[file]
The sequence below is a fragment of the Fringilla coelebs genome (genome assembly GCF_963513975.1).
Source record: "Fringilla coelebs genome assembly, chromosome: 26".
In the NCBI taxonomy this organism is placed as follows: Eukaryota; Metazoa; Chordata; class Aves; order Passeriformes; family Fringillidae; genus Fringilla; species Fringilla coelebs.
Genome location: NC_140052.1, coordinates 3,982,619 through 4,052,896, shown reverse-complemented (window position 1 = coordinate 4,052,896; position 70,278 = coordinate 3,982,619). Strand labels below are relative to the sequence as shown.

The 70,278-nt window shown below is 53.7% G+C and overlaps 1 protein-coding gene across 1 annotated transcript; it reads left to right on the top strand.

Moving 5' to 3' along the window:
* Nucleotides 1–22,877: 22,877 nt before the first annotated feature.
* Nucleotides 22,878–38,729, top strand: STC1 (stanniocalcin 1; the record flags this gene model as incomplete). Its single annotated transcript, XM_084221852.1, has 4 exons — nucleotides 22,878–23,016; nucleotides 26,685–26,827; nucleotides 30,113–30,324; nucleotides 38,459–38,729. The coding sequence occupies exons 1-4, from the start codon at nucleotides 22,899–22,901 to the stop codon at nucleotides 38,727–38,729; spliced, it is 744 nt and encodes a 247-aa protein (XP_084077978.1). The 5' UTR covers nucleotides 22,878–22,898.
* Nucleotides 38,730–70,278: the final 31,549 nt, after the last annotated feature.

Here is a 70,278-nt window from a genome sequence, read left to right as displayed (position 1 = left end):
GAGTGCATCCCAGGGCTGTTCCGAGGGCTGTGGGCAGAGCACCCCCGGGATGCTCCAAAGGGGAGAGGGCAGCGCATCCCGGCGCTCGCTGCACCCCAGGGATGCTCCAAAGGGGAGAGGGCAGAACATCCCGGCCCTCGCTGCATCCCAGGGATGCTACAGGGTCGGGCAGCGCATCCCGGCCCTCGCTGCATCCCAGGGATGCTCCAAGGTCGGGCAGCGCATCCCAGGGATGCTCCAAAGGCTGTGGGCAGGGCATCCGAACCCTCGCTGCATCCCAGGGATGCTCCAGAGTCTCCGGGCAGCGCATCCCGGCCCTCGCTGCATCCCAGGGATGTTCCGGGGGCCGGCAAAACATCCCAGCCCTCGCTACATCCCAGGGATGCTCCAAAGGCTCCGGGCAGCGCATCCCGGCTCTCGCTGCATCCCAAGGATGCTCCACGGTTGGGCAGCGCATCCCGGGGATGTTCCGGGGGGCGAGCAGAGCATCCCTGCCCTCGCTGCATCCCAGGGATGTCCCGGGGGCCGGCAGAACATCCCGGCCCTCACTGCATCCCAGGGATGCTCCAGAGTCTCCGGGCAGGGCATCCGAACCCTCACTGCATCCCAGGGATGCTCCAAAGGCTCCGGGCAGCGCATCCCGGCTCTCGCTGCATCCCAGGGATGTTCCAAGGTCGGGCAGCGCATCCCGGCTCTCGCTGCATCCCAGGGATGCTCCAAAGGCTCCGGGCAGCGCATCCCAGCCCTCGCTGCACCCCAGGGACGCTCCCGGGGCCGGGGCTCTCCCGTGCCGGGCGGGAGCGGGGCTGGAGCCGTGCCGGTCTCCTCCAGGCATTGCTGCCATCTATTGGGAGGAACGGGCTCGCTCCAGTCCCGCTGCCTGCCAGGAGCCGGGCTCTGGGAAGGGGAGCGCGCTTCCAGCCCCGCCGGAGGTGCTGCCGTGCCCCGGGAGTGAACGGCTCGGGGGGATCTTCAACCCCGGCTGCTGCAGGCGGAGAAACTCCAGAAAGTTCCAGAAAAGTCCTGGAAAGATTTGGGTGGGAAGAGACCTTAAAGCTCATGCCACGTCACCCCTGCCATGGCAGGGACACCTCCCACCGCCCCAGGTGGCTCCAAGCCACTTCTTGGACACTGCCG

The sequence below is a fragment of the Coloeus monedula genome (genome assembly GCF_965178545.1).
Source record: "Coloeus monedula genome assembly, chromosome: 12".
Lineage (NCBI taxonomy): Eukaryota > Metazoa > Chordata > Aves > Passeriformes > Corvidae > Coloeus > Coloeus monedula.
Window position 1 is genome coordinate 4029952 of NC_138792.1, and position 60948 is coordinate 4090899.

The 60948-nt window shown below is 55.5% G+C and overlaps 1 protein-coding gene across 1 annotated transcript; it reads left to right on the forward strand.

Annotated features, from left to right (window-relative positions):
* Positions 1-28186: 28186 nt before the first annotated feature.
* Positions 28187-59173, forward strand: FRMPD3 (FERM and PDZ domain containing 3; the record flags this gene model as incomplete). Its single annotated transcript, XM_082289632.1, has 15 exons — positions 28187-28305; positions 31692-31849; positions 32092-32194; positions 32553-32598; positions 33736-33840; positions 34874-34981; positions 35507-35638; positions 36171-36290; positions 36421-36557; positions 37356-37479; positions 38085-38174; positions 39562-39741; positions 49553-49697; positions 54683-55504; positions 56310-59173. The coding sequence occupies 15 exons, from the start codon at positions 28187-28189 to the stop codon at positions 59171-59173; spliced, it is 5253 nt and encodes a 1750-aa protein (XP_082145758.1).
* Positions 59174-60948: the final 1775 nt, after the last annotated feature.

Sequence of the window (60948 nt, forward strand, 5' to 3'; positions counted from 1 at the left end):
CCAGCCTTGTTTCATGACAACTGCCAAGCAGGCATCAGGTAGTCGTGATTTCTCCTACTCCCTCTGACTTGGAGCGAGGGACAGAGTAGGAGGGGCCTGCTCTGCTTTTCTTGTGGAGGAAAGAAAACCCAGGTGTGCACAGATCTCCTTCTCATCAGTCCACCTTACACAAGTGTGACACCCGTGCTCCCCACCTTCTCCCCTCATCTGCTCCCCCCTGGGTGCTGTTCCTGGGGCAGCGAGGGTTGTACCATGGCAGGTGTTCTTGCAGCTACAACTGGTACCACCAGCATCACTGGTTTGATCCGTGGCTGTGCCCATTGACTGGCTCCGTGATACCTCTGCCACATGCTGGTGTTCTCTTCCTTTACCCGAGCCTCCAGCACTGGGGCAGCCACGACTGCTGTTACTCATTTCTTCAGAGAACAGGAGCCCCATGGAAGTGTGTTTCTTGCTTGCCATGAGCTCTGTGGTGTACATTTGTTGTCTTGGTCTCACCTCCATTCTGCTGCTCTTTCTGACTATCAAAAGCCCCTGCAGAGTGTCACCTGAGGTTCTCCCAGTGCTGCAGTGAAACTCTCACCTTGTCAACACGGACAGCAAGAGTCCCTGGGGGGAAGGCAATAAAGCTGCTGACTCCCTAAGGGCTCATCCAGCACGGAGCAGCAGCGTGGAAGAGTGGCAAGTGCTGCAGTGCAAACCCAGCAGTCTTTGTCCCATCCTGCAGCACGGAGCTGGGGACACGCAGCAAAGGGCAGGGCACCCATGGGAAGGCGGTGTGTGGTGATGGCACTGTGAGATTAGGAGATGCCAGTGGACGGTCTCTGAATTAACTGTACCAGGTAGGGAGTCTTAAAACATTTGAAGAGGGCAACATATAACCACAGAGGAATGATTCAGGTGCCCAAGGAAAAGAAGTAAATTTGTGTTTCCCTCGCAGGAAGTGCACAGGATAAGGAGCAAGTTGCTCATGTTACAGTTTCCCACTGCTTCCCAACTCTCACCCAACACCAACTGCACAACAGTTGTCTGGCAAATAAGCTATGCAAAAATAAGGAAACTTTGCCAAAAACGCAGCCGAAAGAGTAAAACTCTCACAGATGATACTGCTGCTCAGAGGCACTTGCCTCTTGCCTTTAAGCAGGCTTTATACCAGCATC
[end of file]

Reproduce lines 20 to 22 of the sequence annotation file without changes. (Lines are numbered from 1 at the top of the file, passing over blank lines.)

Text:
* Positions 59174-60948: the final 1775 nt, after the last annotated feature.

Sequence of the window (60948 nt, forward strand, 5' to 3'; positions counted from 1 at the left end):
CCAGCCTTGTTTCATGACAACTGCCAAGCAGGCATCAGGTAGTCGTGATTTCTCCTACTCCCTCTGACTTGGAGCGAGGGACAGAGTAGGAGGGGCCTGCTCTGCTTTTCTTGTGGAGGAAAGAAAACCCAGGTGTGCACAGATCTCCTTCTCATCAGTCCACCTTACACAAGTGTGACACCCGTGCTCCCCACCTTCTCCCCTCATCTGCTCCCCCCTGGGTGCTGTTCCTGGGGCAGCGAGGGTTGTACCATGGCAGGTGTTCTTGCAGCTACAACTGGTACCACCAGCATCACTGGTTTGATCCGTGGCTGTGCCCATTGACTGGCTCCGTGATACCTCTGCCACATGCTGGTGTTCTCTTCCTTTACCCGAGCCTCCAGCACTGGGGCAGCCACGACTGCTGTTACTCATTTCTTCAGAGAACAGGAGCCCCATGGAAGTGTGTTTCTTGCTTGCCATGAGCTCTGTGGTGTACATTTGTTGTCTTGGTCTCACCTCCATTCTGCTGCTCTTTCTGACTATCAAAAGCCCCTGCAGAGTGTCACCTGAGGTTCTCCCAGTGCTGCAGTGAAACTCTCACCTTGTCAACACGGACAGCAAGAGTCCCTGGGGGGAAGGCAATAAAGCTGCTGACTCCCTAAGGGCTCATCCAGCACGGAGCAGCAGCGTGGAAGAGTGGCAAGTGCTGCAGTGCAAACCCAGCAGTCTTTGTCCCATCCTGCAGCACGGAGCTGGGGACACGCAGCAAAGGGCAGGGCACCCATGGGAAGGCGGTGTGTGGTGATGGCACTGTGAGATTAGGAGATGCCAGTGGACGGTCTCTGAATTAACTGTACCAGGTAGGGAGTCTTAAAACATTTGAAGAGGGCAACATATAACCACAGAGGAATGATTCAGGTGCCCAAGGAAAAGAAGTAAATTTGTGTTTCCCTCGCAGGAAGTGCACAGGATAAGGAGCAAGTTGCTCATGTTACAGTTTCCCACTGCTTCCCAACTCTCACCCAACACCAACTGCACAACAGTTGTCTGGCAAATAAGCTATGCAAAAATAAGGAAACTTTGCCAAAAACGCAGCCGAAAGAGTAAAACTCTCACAGATGATACTGCTGCTCAGAGGCACTTGCCTCTTGCCTTTAAGCAGGCTTTATACCAGCATC